Impact on potential passenger service uncertain

Canadian Pacific to buy rail company that runs Rockland branch

By Stephen Betts | Nov 26, 2019
Photo by: Stephen Betts An Amtrak passenger train made a test run Aug. 14, to the railroad roundhouse off Park Street in Rockland.

Rockland — A Canadian railroad company that stretches from the Pacific to Atlantic has reached an agreement to buy the company that operates the rail line from Rockland to Brunswick.

Canadian Pacific announced Nov. 20 in a news release that it reached an agreement to buy Central Maine & Quebec Railway. The deal is expected to be completed by the end of the year.

Central Maine and Quebec had a lease with the Maine Department of Transportation since Jan. 1, 2016 to operate the 56-mile long railroad branch that ends in Rockland. Central Maine & Quebec was awarded the lease over Maine Eastern Railroad which had operated the Rockland line for the previous 12 years.

Nathan Moulton, the director of the freight transportation division for MDOT, said Monday, Nov. 26 that the Central Maine & Quebec lease runs through 2025. MDOT owns the line.

"It is assumed the [Canadian Pacific] will assume the lease," Moulton said. "We have not discussed it yet. This may or may not have any effect on passenger service. There are many things to be worked out."

Paul Merrill, the public information officer for MDOT, said Monday that Central Maine & Quebec and the Northern New England Passenger Rail Authority have been negotiating with Amtrak to have passenger service.

Amtrak, in partnership with the Northern New England Passenger Rail Authority, Maine Department of Transportation and the Central Maine & Quebec Railroad, conducted an inspection trip of the Rockland branch Aug. 14.

The 56-mile Rockland branch is owned by DOT and currently supports freight service provided by Central Maine and Quebec.

The rail authority has proposed a pilot program to offer seasonal weekend passenger service on the Rockland branch by expanding the operation of the Amtrak Downeaster to connect the communities of Bath, Wiscasset, Newcastle and Rockland with the 12 communities currently served between Brunswick and Boston.

The trip was conducted to evaluate the condition of track and to help determine scheduled travel times, as well as any improvements which may be needed to support the operation of passenger trains, Rail Authority Executive Director Patricia Quinn said in August.

The pilot program has been considered for the past two years, but the rail inspection had not been done.

The train station in Rockland is owned by DOT, but Rockland would be responsible for installing lighting outside the station, as well as maintaining the platform for passengers to get on and off the trains.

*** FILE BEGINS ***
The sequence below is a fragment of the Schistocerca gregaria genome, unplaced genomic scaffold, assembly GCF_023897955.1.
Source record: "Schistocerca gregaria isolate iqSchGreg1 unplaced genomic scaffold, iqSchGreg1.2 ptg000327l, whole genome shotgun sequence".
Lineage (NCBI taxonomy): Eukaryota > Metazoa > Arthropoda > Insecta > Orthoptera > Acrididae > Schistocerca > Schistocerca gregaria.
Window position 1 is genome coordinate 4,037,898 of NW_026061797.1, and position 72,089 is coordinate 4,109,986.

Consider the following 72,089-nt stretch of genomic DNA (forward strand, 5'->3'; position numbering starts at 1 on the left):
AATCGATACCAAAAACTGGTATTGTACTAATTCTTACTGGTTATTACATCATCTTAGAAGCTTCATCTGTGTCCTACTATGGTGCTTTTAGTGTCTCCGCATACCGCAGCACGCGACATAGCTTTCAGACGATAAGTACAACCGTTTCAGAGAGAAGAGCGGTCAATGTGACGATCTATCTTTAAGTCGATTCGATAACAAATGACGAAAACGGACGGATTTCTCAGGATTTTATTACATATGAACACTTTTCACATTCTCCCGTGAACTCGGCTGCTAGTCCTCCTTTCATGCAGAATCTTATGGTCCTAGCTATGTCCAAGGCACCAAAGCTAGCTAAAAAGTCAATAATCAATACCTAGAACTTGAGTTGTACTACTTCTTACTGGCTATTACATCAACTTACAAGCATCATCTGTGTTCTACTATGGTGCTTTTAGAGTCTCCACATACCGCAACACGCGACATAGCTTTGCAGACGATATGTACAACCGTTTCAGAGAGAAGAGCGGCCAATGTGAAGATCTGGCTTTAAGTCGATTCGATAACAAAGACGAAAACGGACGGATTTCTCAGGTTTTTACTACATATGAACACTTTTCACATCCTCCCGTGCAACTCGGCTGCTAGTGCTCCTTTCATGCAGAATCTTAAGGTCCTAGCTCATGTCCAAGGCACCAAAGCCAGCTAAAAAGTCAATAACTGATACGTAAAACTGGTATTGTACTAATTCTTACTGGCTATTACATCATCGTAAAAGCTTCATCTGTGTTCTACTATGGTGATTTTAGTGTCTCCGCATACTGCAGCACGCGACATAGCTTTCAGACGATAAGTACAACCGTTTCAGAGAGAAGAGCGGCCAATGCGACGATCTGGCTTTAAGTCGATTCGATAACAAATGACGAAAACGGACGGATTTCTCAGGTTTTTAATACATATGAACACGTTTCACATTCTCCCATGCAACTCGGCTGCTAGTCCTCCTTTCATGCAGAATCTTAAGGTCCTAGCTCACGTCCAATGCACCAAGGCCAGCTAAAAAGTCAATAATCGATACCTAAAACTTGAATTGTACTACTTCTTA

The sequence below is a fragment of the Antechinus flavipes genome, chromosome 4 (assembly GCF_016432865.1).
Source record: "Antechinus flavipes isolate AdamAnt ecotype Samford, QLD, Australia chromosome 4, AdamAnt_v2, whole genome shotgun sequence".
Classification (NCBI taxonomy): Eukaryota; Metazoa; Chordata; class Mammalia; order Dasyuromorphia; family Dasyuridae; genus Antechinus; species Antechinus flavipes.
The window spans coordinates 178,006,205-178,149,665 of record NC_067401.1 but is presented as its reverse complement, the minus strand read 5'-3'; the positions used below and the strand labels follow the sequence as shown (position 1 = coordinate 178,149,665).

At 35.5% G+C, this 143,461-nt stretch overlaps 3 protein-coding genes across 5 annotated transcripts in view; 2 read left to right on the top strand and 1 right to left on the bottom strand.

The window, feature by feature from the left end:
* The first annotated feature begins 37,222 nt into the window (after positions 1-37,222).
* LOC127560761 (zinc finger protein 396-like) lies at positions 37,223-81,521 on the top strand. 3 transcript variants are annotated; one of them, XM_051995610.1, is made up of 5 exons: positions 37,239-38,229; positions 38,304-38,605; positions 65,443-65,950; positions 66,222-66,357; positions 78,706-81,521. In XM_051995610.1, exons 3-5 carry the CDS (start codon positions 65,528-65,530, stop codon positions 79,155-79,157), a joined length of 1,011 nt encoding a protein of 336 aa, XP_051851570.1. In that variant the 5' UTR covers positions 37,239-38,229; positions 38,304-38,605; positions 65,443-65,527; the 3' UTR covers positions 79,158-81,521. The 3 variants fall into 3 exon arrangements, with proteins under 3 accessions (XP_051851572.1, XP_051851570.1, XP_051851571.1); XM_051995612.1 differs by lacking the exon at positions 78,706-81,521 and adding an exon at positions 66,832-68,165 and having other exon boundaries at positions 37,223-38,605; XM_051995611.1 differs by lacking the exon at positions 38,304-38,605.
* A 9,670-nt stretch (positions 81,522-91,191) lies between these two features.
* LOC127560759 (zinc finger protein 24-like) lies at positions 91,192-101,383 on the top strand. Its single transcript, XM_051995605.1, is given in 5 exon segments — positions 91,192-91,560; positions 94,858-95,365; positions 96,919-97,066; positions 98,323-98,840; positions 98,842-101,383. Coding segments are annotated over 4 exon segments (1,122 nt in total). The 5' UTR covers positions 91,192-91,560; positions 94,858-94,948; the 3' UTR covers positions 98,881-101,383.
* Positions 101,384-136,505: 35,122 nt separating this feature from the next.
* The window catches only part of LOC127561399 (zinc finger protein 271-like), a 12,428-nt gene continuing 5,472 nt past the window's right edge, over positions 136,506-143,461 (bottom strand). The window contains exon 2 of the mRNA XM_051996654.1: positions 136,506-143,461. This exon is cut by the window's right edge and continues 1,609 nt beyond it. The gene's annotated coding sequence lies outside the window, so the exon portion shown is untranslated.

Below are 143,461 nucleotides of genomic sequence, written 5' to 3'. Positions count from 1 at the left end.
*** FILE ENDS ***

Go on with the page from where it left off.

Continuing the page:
Central Maine & Quebec owns 481 miles of rail lines, primarily in Quebec and Maine.

“This strategic acquisition gives CP a true coast-to-coast network across Canada and an increased presence in the eastern U.S.,” Canadian Pacific President and Chief Executive Officer Keith Creel said in the news release. “With additional port access, more dots on the map and our proven Precision Scheduled Railroading operating model, we are confident this transaction will bring benefits to all stakeholders moving forward.”

Canadian Pacific will gain access to ports in Searsport and Saint John, New Brunswick with the acquisition.

Comments (10)
Posted by: Amy Files | Dec 01, 2019 10:29

Valerie - I own a home on the tracks. Yes, we knew there were tracks behind our home and the passenger service was running when we purchased our home. It wasn’t a problem in the beginning. What we didn’t know is that there are ZERO protections or rights for Maine residents to ensure they aren’t being exposed to **unecessary** pollution. For example - the antique train that was running would drop off passengers then back out so not to sit idling in our neighborhood ( something NEPRA has so far refused to commit to doing with the new service )... then a couple of years later - perhaps management changed - the train began idling behind our home - after about 10 minutes or so diesel fumes would begin to fill our home ( a new and not regular occurrence for us ). When we tried to contact the company we were told - and I am paraphrasing - that they can essentially do whatever they want and didn’t need to follow any rules. Flash forward to now - when they tested the Amtrak train a couple of years ago and rolled a massive train into the center of town - the noise was at a level that would never be allowed in any residential zone and then I looked into the type of trains they are using to find that they run some of the dirtiest and oldest trains in our state. That they could - if required - invest even a minimal amount into those trains so that they don’t need to idle - but they won’t because no one requires them to.